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LETTER: The history behind Indiana’s ‘Moon Trees’

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Standing on the 200 block of 15th street in Tell City, you wouldn’t notice anything unusual. The Forest Service office stands on the east side and there is a fence surrounding the compound. Behind the fence stand two sweetgum trees huddled together. They are much like the others you see all over town and throughout the Hoosier National Forest.

There is one distinction however, that you can’t tell by looking; the seeds that these trees sprouted from have been to the moon.                        

Jan. 31, 1971, was rainy and overcast at the Kennedy Space Center. It wasn’t the kind of day one would expect for a launch into space. The eloquent Saturn V launch vehicle, which had been conceived and developed for the purpose of sending men to the moon, stood over 36 stories tall, or 363 feet, on launch pad A at launch complex 39.

Its Apollo spacecraft was perched at the very top. Inside the capsule were Alan Shepard (who had been the first American into space back in 1961), Edgar Mitchell and Stuart Roosa. Eight minutes before launch time a hold had been called because of unsatisfactory weather conditions. The world waited as heavy rain clouds scudded across the cape. After a period of 40 minutes the director gave his A-OK and the launch was made at 4:03 p.m.

The ground shook for miles as the cluster of five F-1 engines in the first stage ignited, producing 7.5 million pounds of thrust. The rocket shivered for a moment on its launch pad as if in anticipation. The four hold-down arms then simultaneously folded back and released the Saturn V amid great clouds of white smoke that roiled away from the bottom of the colossal vehicle as it cleared the gantry and started its climb into the heavens.

The booster burned 203,000 gallons of refined kerosene and 331,000 gallons of liquid oxygen in the first two and a half minutes of flight, flinging the 6.2 million pound craft skyward with a mighty heave. Twelve minutes later the Apollo spacecraft was 115 miles above the Earth, flying at 17,500 miles per hour on its way to mankind’s third trip to the surface of the moon.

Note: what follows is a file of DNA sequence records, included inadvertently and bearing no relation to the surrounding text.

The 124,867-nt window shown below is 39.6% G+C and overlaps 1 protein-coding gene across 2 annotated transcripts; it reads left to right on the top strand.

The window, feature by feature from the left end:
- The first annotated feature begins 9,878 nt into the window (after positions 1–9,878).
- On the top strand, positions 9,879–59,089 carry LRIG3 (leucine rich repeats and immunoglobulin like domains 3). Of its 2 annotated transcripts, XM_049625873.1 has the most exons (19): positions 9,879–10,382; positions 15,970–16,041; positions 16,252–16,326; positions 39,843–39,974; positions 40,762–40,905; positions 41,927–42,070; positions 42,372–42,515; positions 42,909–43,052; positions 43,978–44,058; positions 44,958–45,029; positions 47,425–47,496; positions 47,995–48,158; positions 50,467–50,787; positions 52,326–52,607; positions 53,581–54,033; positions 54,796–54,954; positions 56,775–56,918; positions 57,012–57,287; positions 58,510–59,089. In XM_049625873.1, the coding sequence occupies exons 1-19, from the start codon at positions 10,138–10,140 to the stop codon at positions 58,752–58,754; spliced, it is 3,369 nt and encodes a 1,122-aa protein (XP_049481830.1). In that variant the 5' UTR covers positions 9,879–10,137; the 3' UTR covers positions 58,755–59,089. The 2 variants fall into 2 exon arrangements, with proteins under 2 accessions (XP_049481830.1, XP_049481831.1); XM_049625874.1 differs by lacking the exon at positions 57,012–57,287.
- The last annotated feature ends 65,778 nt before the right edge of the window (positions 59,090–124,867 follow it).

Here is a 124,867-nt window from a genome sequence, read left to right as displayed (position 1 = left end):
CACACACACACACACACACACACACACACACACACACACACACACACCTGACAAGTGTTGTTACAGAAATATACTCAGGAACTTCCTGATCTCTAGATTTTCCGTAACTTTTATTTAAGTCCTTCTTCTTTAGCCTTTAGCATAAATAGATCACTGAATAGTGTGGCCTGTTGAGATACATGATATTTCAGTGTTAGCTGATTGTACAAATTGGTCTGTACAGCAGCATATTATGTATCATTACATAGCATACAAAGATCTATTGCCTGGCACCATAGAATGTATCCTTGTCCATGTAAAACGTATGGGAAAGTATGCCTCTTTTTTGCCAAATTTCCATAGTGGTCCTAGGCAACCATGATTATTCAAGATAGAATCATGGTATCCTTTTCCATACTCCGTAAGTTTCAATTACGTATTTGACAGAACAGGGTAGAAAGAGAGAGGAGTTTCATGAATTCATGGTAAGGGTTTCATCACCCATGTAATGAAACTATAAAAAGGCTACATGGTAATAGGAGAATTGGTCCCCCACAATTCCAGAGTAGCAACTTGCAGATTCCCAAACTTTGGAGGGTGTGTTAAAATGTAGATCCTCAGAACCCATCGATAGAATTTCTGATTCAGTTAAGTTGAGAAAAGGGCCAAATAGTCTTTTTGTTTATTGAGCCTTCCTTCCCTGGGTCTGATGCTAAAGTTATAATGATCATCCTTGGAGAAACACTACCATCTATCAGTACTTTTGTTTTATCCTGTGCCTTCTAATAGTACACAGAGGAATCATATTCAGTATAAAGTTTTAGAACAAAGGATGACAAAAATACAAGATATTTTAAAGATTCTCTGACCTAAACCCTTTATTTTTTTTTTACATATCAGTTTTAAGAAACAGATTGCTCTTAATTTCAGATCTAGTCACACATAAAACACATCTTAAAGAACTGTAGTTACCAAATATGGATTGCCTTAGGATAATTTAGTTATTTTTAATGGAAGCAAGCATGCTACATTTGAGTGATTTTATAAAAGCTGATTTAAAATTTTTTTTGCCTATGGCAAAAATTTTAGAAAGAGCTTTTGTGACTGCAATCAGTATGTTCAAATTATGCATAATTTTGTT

Stuart Roosa from Durango, Colo., one of the astronauts hurtling through space, was a former smokejumper who had worked with the Forest Service fighting fires in the early 1950s.

When he was selected for the Apollo 14 mission, Ed Cliff, chief of the Forest Service contacted him and asked if he would take some seeds with him on his journey to the moon.

They were to be studied for the effects of long-term weightlessness. The astronaut was happy to oblige and carried several hundred of them with him in his personal kit. The seeds from five different kinds of trees were chosen for the joint NASA-Forest Service project. They were: loblolly pine, Douglas fir, redwood, sycamore and sweetgum.

The space flight was successfully completed in February 1971, when the men returned to Earth and Roosa handed the seeds back over to the Forest Service. They were then germinated and produced more than 400 seedlings. Most of these were given away during 1975 and 1976, some as part of the United State’s bicentennial celebration.

A loblolly pine was planted at the White House. Other trees were given to many state forestry groups, although not every state received a tree because of climate considerations. One of the trees even went back to where it all started at the Kennedy Space Center in Florida. Some were given to other countries, as well, including Japan, Switzerland and Brazil.

Indiana received five moon trees in 1976. A sycamore was planted at Camp Koch Girl Scout Camp in Cannelton, another sycamore went to the Indiana statehouse in Indianapolis, two sweetgum trees went to the Tell City ranger station and are still living there.

After more than a quarter of a century, most of the trees are thriving and appear normal. No distinction can be seen due to the prolonged weightlessness that the seeds underwent during their journey to the moon.

Tragically, Stuart Roosa passed away in December 1994. He is buried at Arlington National Cemetery, a hero of our country’s space program. The “moon trees” stand as living monuments to the astronaut corps and to the Apollo Space Program.

JIM ADKINS
Tell City

(More letters appear in today's print edition.)